Five major UK food retailers have pledged to accelerate climate action across their supply chains, after a new WWF report found that value chains account for up to 90% of greenhouse gas emissions. from supermarkets.
a Co-op, Marks and Spencer, Sainsbury’s, Tesco and Waitrose have agreed to accelerate action on climate, deforestation and agriculture in a bid to halve the sector’s environmental impact by 2030.
WWF report published today, What awaits the planet: the impact of the UK shopping basket on climate and nature 2022highlights a long way to go for the retail sector to halve the environmental impact of UK shopping baskets.
It stands as the most comprehensive picture of the environmental impacts associated with the food retail sector to date and puts retailer action on climate and nature in the spotlight one year after the 2021 climate commitments made by retailers at COP26.
The report contains data in seven key areas: climate, deforestation and habitat conversion, agriculture, marine, diets, food waste and packaging.
With data provided by nine of the UK’s top 11 supermarkets, the report covers 80% of the sector and WWF will assess progress on an annual basis.
While there are areas where supermarkets have already shown clear progress, such as reducing packaging and waste, WWF warns there is still an urgent need for accelerated action from the sector as a whole and further support from the UK government. .
The report looks at the level of ambition needed to halve the impact of the food retail sector on climate change and nature.
As well as providing data on emissions, it shows that while 62% of the palm oil found in supermarket products such as margarine and cakes, and which comes mainly from Asia, is reported as free from deforestation and conversion, only 6% of soy is found in products such as animal feed. in chicken and pork and sourced mainly from South America, it is certified as ‘verified deforestation free’.
WWF’s Living Planet Report 2022, published in October, found that wildlife populations around the world have plummeted by 69% on average since 1970.
The data from Latin America is even more compelling, with a 94% reduction in wildlife populations and the forest home of species such as the jaguar under serious threat from conversion to agricultural land.
WWF says urgent action is needed from both the UK government and the food retail sector, including removing deforestation from food production.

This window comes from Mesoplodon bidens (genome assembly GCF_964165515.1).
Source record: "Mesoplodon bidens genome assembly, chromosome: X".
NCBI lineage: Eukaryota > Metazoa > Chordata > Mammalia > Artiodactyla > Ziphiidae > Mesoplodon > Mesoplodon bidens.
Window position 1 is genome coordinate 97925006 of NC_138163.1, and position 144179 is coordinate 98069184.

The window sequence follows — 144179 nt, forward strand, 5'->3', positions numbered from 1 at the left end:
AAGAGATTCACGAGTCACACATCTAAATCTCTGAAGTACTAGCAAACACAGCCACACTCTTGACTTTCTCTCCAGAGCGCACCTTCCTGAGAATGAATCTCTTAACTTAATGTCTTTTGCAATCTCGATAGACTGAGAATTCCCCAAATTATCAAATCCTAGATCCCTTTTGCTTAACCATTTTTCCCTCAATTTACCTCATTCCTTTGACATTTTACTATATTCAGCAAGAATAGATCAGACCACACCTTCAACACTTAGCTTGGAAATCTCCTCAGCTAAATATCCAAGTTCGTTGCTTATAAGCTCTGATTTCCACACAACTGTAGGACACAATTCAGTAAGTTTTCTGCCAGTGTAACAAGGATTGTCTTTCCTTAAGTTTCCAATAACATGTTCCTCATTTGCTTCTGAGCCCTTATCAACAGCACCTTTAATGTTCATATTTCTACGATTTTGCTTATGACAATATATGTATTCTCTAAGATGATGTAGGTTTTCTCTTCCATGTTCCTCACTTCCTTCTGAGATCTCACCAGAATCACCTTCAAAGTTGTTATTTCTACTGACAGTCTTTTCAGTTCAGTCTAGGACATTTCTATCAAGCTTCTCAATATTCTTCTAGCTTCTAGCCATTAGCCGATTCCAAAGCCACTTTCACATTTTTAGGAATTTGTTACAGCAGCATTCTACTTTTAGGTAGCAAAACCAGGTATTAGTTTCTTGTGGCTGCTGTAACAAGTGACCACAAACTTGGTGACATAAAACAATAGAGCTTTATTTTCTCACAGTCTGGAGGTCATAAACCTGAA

In response to the report, the chief executives of Co-op, Marks and Spencer, Sainsbury’s, Tesco and Waitrose today announced that they will step up their work to tackle climate change next year and:
- support its suppliers to adopt science-based targets to achieve net-zero climate emissions by 2050
- work with WRAP to help their suppliers set these goals, take high-impact action, and report data
- work with WRAP to develop and deliver an ambitious climate action program for the grocery retail sector, focusing on high-impact actions to halve its climate emissions, by 2030
“Nature is in free fall and we know that 60% of global biodiversity loss and 30% of greenhouse gas emissions are caused by the food system,” said Tanya Steele, WWF Executive Director. “This report gives us the benchmarks to paint a picture of the environmental impact of much of the UK food retail sector.
“You can only change what you can measure, so we appreciate the transparency of the supermarkets that shared their environmental data with WWF.
“Shoppers want to know that their purchases are not contributing to the destruction of our planet, so we urge other supermarkets to join the five that have committed to our goal of halving the environmental impact of our food purchases for 2030.
“But beyond words and commitments, we need action to reduce deforestation, nature loss and climate change, from both the retail sector and government. Food must be an intergovernmental priority, and also a global one. Sustainable food systems must be at the center of future negotiations on climate change and biodiversity.”
In a joint statement, Shirine Khoury-Haq, CEO of Co-op Group, Stuart Machin, CEO of M&S, Simon Roberts, CEO of Sainsbury, Ken Murphy, CEO of Tesco and James Bailey, CEO of Waitrose, they said: “WWF’s findings leave no room for doubt”. of the scale of the task we collectively agree to undertake when it comes to improving our food supply chains and enabling a sustainable shopping experience for our customers.
‘We reaffirm our commitment to work with WWF, our customers, suppliers and the UK government to halve the environmental impact of UK shopping baskets by 2030. We believe this target is achievable and vital to the future of nature, our planet, our businesses and, most importantly, our customers.’
As part of the acceleration of climate action announced today, supermarkets are working with WWF and climate action NGO WRAP through the Courtauld 2030 framework to set targets and help their suppliers set targets and reduce greenhouse gas emissions. greenhouse.